At the Intersection of Creativity, Spirituality, and Life
Mar 20, 2020
2 min read
Lenten Journey with Art #3
Masaccio, The Holy Trinity, c. 1426
Masaccio’s fresco of the crucifixion was created for the Church of Santa Maria Novella in Florence, and completed about 1426. One of his last works before his premature death, it is a marvel of the newly developing science of perspective. Note how he creates an illusion of depth by the receding lines of the dome above where Jesus hangs on the cross. It is even more striking if you can see it not as an illustration in a blog post, but in its place on the west wall of that church, appearing almost as though it is an alcove.
But what is most powerful about this work by Masaccio is not its effective attempt to create three dimensions, but the impact of its message: a theologically rich mediation on the mystery of what happened at the cross. Here Jesus is not hanging alone on the cross as a sacrifice for our sins. Instead, we witness the participation of all three members of the Trinity. The Father is not being placated to appease His wrath. Rather, His arms stretch out wide like those of His Son on the cross. He appears to be both offering support to His crucified Son and offering Jesus to the viewer. This is a gift which costs something to both the Son and the Father. But it is a sacrifice which is given willingly—a gift to you and me. As 2 Corinthians 5:18 speaks of the gift of salvation: “All this this is from God, who reconciled us to himself through Christ.” This transaction of grace is taking place within the Godhead.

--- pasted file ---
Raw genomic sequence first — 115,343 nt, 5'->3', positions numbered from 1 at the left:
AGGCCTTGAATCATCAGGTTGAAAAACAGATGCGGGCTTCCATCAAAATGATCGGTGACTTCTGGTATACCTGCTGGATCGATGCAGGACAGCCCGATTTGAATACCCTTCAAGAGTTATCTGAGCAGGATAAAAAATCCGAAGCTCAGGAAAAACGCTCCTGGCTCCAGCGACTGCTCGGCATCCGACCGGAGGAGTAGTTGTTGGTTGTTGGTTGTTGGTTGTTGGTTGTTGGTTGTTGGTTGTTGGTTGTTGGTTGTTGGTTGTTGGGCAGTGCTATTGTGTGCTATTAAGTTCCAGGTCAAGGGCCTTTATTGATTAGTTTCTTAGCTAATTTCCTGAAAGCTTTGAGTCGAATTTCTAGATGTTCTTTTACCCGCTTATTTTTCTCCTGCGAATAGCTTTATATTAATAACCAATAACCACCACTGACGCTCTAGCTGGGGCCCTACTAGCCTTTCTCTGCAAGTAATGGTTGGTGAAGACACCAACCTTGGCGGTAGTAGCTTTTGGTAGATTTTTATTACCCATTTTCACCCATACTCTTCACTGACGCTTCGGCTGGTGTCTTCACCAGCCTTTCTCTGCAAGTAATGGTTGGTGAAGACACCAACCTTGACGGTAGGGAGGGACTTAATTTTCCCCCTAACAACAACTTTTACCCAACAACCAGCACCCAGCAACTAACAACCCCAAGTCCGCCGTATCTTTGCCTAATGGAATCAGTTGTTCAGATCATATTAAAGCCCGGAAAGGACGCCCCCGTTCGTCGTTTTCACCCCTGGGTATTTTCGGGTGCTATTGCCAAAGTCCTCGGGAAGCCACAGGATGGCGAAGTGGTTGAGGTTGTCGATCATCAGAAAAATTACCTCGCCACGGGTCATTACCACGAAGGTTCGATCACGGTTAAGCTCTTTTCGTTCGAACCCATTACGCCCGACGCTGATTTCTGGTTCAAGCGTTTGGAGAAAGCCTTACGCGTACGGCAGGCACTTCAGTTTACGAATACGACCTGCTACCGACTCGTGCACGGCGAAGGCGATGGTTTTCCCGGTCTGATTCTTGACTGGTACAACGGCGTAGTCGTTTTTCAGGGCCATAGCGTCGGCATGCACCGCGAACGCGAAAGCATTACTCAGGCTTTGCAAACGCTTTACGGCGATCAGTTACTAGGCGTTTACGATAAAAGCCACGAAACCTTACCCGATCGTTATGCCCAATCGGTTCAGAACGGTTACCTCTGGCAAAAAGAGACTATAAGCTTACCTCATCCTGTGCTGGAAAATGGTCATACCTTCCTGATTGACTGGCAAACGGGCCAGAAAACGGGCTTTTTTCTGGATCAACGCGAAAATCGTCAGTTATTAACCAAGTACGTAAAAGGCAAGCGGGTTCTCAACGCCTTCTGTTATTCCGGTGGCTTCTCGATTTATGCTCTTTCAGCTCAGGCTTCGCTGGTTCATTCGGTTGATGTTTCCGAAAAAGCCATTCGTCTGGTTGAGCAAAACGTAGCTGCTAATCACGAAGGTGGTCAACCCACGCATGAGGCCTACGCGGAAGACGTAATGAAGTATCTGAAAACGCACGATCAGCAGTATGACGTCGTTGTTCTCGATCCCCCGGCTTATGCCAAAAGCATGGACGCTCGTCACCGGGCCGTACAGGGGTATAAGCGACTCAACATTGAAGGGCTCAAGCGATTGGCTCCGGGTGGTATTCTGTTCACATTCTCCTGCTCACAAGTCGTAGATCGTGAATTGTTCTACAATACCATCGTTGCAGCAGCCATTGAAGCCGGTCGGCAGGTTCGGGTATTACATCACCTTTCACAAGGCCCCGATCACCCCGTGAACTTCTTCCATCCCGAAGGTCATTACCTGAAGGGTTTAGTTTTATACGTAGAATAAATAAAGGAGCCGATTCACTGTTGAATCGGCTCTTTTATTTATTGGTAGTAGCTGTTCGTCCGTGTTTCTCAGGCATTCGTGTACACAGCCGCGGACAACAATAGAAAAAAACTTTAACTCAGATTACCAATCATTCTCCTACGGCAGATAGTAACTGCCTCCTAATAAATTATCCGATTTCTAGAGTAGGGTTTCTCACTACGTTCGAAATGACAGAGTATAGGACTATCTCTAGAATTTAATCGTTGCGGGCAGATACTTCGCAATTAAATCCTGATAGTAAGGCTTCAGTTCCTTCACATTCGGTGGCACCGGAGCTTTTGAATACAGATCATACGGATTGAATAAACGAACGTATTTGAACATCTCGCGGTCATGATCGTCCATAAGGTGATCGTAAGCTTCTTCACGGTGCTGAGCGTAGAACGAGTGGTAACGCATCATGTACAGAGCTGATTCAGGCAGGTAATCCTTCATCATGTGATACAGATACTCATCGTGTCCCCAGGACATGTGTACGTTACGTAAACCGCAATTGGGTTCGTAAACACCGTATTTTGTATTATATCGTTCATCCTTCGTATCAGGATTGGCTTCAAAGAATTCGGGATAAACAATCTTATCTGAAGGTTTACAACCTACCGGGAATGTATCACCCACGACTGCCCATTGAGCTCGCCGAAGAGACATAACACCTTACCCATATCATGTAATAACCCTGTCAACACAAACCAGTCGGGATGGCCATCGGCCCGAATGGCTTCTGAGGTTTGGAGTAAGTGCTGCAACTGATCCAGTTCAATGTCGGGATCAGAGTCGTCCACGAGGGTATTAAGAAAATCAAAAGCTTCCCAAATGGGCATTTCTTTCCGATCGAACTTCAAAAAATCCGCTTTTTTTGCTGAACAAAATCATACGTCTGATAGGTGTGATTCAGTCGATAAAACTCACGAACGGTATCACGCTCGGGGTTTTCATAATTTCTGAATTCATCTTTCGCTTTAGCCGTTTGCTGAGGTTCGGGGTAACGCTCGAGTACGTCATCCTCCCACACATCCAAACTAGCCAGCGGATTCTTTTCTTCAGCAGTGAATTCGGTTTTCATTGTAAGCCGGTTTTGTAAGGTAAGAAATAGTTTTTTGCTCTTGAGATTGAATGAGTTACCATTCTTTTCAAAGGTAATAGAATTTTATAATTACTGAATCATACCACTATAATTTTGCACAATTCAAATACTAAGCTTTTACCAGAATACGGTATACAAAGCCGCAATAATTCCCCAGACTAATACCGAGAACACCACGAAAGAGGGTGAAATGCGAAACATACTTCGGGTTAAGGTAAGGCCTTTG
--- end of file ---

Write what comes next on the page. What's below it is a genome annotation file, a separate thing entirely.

It would be easy to overlook the Holy Spirit, who Masaccio cleverly places directly between the Father and the Son, just an outline of spread white wings that also serves as part of the garment worn beneath the Father’s robe. As Jesus hangs on the cross, the Father is there with Him in an intimate moment of caring, and the Holy Spirit descends like a dove. The Holy Trinity is working in concerted action on our behalf.
Mary, on the left side of the composition, gazes out toward us, as though trying to make eye contact, and her hand gestures in a way that invites us into the scene. “This is for you,” she seems to be saying, and she is portrayed not as the beautiful virgin queen, but movingly as the grieving mother of our Lord. On the right side is John the Evangelist, who gazes prayerfully upward toward the cross. This cluster of biblical figures is flanked right and left by the painting’s donors.
In this striking work of art, Masaccio seems to be inviting the viewer to be present within the painting, to enter into the open middle space in the image and into the divine drama that is taking place there. What we are witnessing is not just a gift given at a particular moment in time, but a gift of sacrificial divine love for all time, and for everyone. How we respond is up to us—will we find our place in the drama at the foot of the cross?